Well,I have had the same audio timeline as you, Justin Time.Bug in 60's.College in 70's.I have to agree with your findings,with just a slight spin,based on my own experience.
I have a good amount of NY area based Audio pals,with high end set-ups,ranging from tube to solid state.Though I have absolutely no preference to either the tube or solid state debate.However I have found that certain mfgrs design to a specific type (not that it is written in stone).Myself:My Avalon Ascents(modded twice)were designed with a Rowland 8,by the mfgr.Not to say that it cannot sound great with other fine choices,and I've heard other amps on the same speakers,at other homes,over the years,that were fabs!However since I have the Rowland 8t,with an additional chassis(this used to house the battery P/S),I felt it better served my interests to have Jeff Rowland further update this,second chassis,with the new switch mode power supply,which gives me more power and pure D/C.The results have been superb,and I truly cannot determine any specific tube/solid state signature(without rationalizing).
The point being;it is surely system dependent,once one has a bit of experience,in this hobby,and some common sense.Yet,I really DO love my pal's tube based CJ/Infinity/Air Tangent-VPI based set-up.Boy do I ever!!!
Actually I love almost any really good system,that has an owner who has a real sense of "music",and not the "marketing buzz,latest hot component of the month" attitude.Best of luck!!
Amps are amps. The technology has reached a plateau decades ago. Can't wait for the bricks to fly. Duck!
Jay, your assessment is opposite of mine but I respect it, especially since my own opinion of ss-amp improvement was not based on direct comparison but only on my recollection and experience. It seems to me, however, that for about 20 years (late 70s to mid-90s), each time I replaced a ss amp in my system (Dynaco, Yamaha, Hafler, Adcom, GAS, PS audio, B & K, Threshold, Krell, Rowland Research), the new one was always a little better than its predecessor. After all, they incorporated new designs, such as zero feedback, class A, high current, extended bandwidth, MOSFET, JFET, stiff power supply, dual mono construction, balanced inputs, high-quality parts capacitors & resistors in critical areas, etc. So, I logically concluded that my current ss amps must be much better than the one I owned in the late 70s. I still believe that.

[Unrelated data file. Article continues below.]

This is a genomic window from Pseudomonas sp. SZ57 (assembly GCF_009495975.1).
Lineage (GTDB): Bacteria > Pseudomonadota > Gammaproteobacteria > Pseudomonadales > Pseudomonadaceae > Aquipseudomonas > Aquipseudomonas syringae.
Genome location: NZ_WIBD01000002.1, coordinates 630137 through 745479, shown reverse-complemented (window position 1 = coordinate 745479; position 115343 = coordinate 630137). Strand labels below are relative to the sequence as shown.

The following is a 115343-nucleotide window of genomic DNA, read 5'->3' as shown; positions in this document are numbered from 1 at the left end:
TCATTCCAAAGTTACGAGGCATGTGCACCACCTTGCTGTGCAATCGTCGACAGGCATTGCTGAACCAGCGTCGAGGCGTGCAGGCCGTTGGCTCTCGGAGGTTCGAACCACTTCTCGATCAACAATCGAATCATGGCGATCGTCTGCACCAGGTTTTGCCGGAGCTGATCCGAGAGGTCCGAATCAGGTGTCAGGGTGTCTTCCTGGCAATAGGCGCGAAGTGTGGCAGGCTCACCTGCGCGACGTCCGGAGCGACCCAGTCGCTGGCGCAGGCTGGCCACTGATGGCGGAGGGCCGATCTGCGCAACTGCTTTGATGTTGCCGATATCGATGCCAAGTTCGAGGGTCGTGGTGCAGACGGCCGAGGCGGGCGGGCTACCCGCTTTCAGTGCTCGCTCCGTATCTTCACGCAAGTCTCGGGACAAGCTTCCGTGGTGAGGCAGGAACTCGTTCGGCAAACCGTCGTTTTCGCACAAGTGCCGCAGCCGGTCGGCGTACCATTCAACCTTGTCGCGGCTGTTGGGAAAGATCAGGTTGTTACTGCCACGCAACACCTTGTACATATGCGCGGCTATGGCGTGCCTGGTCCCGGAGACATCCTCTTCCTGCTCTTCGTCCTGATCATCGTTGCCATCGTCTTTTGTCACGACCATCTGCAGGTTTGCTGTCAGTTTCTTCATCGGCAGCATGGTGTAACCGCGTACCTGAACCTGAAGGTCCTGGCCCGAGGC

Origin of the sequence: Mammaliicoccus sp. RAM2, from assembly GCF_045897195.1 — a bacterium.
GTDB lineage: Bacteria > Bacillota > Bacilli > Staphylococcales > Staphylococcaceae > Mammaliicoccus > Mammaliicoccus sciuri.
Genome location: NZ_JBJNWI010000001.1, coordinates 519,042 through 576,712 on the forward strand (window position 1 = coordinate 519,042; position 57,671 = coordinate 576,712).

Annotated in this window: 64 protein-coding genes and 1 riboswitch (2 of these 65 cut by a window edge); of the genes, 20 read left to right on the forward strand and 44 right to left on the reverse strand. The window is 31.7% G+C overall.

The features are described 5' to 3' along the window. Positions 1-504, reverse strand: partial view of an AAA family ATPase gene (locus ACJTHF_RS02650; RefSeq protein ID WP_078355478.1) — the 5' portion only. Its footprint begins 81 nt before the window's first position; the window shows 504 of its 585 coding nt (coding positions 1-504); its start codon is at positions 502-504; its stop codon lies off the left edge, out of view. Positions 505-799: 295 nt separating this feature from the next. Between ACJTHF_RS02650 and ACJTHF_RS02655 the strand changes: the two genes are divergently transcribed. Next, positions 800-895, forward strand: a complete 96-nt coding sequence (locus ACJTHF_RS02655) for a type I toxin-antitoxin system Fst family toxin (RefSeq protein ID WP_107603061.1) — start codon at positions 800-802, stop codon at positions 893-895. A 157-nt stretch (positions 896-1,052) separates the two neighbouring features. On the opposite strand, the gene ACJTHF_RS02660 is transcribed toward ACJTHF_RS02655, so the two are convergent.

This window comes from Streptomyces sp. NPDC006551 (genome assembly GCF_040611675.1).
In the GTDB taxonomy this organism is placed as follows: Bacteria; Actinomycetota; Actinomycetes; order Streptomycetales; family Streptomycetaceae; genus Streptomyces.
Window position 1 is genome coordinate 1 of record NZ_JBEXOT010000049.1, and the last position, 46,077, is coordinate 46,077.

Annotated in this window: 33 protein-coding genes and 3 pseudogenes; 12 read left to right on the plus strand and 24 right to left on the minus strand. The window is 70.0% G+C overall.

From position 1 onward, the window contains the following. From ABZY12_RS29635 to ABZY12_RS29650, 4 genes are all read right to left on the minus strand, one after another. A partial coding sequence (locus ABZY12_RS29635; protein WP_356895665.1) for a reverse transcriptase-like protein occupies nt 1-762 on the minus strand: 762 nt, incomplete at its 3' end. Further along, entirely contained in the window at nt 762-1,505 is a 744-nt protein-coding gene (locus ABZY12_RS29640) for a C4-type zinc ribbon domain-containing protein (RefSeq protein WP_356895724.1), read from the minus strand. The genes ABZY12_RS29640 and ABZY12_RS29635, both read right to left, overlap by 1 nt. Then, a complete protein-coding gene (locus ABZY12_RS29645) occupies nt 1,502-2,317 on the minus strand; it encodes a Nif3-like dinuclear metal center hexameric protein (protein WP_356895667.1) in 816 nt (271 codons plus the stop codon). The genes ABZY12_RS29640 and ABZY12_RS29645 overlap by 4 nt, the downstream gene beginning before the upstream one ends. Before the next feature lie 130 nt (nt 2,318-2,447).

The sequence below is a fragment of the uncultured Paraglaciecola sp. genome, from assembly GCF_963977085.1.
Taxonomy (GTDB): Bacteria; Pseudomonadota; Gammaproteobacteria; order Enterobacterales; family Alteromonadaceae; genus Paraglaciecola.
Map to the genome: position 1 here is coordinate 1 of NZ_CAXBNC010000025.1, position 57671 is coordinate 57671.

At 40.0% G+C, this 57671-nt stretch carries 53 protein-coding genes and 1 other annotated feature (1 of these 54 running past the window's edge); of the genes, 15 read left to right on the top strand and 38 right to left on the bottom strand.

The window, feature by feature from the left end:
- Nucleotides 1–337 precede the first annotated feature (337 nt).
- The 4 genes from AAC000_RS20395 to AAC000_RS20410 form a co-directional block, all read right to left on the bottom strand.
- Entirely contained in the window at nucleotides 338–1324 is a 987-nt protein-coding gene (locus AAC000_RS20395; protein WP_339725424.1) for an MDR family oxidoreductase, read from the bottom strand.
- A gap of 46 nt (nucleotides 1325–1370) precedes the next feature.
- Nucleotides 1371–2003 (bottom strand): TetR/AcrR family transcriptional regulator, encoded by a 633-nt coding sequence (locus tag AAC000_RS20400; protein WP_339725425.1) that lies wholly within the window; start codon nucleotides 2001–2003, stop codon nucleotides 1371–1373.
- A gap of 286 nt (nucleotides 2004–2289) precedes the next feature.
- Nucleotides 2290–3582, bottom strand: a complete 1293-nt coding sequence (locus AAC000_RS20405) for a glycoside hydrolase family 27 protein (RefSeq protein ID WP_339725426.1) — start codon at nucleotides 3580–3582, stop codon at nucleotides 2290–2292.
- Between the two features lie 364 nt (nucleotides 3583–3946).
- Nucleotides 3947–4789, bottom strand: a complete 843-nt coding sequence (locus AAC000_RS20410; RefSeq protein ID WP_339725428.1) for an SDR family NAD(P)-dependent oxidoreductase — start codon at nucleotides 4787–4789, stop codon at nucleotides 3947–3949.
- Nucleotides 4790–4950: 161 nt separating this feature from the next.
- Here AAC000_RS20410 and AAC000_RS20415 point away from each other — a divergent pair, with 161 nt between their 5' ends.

Out of curiosity, I dusted off my old Hafler (early 80s vintage) from my storage room and hooked it up to my current system. And the sound was…far worse than I remembered: grainy, dry, very Hi-fi and not musical at all. The focus and soundstage were particularly disappointing. Even my low-cost B & K ST120 (late 80s/early 90s) sounded significantly better in every respect except perhaps punch. I would not overstretch my recollection to say that any of the ss amps from the mid-80s to the mid-90s by Audio Research, Counterpoint, Krell, Mark Levinson, Rowland Research, Threshold, etc. would sound better than vintage ss amps from the late 70s to early 80s.
You mentioned Mr. Kloss, a man I greatly respect and admire, and his famous Advent speakers. What a coincidence. I dusted off m y AR 3a and Large Advent speakers—you guessed it! I never throw anything away—which were considered some of the best speakers in the late 70s and early 80s. I hooked them up to my current electronics. Their sound was…disappointing! The bass was deep but ponderous and muddy; the midrange was OK but not terribly dynamic; the top end was muffled, lacking in sparkles. As in the Hafler’s case, the overall sound of these speakers was Hi-fi rather than musical. I grant you that comparing these speakers to today’s better speakers was probably unfair. But even compared to my Celestion video speakers, the venerable AR and Advent sounded hopelessly outdated and outclassed. I would venture to say that many speakers from the 80s to mid-90s like the Magnapan II or III, Marti-Logan CLS, Vandersteen, Thiel, KEF, just to name those I am very familiar with, would easily outperform the vintage AR 3a and Large Advent. The parallel may be instructive though I am getting way off the topic of amplifier evolution. Sorry.